Merck Shrugs off Patent Worries, Eyes China
Peter is a member of The Motley Fool Blog Network -- entries represent the personal opinion of the blogger and are not formally edited.
The German employees of Merck (NYSE: MRK) are facing layoffs while the company is expanding its base in China. It has recently entered into a joint venture agreement with Simcere Pharmaceutical Group (NYSE: SCR) to provide high quality branded drugs to the Chinese market. Their joint operations will include R&D, manufacturing and sales with a focus, initially, on the growing number of chronic diseases, particularly in rural China. The country witnesses nearly 260 million chronic disease cases each year, out of which nearly 2 million people die. The new JV, called Simcere MSD, will use the existing plants of Merck and Simcere in the first phase to manufacture drugs. The new operation is also in line with the government’s policy to expand medical insurance coverage to the entire rural population by the end of the year.
Simcere claims to be “one of the leading” Chinese pharmaceutical companies that develops and markets branded and proprietary drugs. But its market cap is approximately $400 million and is nowhere the size of the Chinese majors such as Sinopharm with a market cap of $7.4 billion or Shanghai Pharmaceuticals at $5 billion. By comparison, Merck’s quarterly sales last quarter were $12.3 billion. To say that China’s pharmaceutical sector is highly underdeveloped with respect to the market’s needs would be a major understatement.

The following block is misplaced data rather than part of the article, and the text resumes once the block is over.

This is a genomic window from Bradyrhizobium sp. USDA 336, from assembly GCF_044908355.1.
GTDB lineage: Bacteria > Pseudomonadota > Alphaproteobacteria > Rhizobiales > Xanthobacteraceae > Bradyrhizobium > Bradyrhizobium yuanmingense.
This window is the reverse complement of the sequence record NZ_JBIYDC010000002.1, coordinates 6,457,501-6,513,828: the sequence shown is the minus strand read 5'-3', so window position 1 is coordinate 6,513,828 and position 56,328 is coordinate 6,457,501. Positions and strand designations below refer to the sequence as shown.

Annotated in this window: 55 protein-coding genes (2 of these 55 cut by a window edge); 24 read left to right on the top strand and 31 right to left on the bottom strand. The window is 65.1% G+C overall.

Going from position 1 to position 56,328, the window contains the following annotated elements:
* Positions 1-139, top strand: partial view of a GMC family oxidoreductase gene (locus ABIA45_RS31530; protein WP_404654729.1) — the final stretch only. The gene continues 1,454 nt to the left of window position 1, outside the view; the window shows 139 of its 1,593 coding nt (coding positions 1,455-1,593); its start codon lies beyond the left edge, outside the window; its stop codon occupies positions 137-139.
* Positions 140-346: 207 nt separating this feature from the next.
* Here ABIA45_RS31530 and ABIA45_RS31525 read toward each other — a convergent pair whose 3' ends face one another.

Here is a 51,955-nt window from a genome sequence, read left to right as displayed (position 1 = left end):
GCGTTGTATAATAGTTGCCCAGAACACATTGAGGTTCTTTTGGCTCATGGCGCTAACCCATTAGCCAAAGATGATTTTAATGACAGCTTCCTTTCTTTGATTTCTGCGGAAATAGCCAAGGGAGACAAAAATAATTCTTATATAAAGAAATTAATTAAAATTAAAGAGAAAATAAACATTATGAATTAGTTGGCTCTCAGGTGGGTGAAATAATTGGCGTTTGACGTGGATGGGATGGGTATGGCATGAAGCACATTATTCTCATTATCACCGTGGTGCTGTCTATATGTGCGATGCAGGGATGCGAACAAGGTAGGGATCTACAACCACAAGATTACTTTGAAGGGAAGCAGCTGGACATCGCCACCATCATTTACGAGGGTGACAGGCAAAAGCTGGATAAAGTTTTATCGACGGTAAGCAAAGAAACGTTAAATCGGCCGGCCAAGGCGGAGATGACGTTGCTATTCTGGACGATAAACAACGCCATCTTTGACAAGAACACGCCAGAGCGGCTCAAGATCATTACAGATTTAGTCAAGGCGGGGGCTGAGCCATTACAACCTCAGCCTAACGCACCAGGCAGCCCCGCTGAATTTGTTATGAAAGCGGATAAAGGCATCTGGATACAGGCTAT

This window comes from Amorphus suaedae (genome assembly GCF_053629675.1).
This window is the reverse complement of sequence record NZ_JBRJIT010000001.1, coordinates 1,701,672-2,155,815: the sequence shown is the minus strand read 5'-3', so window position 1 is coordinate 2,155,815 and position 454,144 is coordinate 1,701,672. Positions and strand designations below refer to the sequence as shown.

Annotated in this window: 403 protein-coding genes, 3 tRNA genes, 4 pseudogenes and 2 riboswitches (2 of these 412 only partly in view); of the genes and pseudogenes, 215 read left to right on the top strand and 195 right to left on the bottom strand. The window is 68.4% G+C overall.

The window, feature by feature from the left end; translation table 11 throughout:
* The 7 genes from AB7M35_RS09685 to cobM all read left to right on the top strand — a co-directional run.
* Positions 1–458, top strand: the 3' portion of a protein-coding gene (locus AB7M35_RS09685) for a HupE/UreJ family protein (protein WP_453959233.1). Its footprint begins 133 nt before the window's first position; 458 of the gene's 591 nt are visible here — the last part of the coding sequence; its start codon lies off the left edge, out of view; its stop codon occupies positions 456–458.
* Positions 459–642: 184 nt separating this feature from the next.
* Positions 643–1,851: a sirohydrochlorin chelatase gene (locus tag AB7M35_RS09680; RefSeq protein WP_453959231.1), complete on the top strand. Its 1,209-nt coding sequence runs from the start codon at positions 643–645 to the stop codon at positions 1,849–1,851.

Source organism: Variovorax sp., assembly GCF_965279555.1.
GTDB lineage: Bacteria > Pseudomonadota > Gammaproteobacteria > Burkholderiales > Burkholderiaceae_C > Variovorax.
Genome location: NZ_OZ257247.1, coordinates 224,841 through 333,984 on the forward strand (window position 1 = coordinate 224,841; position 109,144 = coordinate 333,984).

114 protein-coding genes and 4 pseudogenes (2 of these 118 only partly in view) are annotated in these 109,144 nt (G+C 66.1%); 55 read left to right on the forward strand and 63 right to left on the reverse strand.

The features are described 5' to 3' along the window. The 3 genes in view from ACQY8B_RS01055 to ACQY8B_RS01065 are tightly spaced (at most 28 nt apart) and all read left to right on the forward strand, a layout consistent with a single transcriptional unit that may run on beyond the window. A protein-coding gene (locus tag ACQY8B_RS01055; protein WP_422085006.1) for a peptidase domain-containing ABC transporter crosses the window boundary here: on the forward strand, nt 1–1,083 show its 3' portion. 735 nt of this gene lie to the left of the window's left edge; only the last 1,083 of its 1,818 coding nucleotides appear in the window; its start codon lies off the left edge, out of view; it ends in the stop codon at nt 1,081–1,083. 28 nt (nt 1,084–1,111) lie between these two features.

The Chinese healthcare market is expected to grow rapidly in the next couple of years and will reach the $1 trillion mark by the end of 2020. The government has also increased the health budget from 5.5% of GDP to 7%. The prescription market that stood at $50 billion in 2010 crossed $110 billion in 2011. Furthermore, the government’s favorable tax legislation is also inducing foreign companies to produce drugs in China, where manufacturers generally enjoy a lower labor cost.
All the leading drug manufacturers such as Pfizer (NYSE: PFE), Novartis (NYSE: NVS) and GlaxoSmithKline (NYSE: GSK) are aware of this and, while they continue to downsize the North American and European business units, they are partnering with domestic firms; expanding their R&D and sales force. Pfizer is already working with Shanghai Pharmaceuticals and Zhejiang Hisun Pharmaceutical. Novartis is focusing on the vaccine market and has planned a five year $1 billion R&D investment program for China while it acquired an 85% stake in Zhejiang Tianyuan Bio-Pharmaceutical. GSK, on the other hand, is initiating R&D in Traditional Chinese Medicine while expanding its 4,000 strong sales force in the country.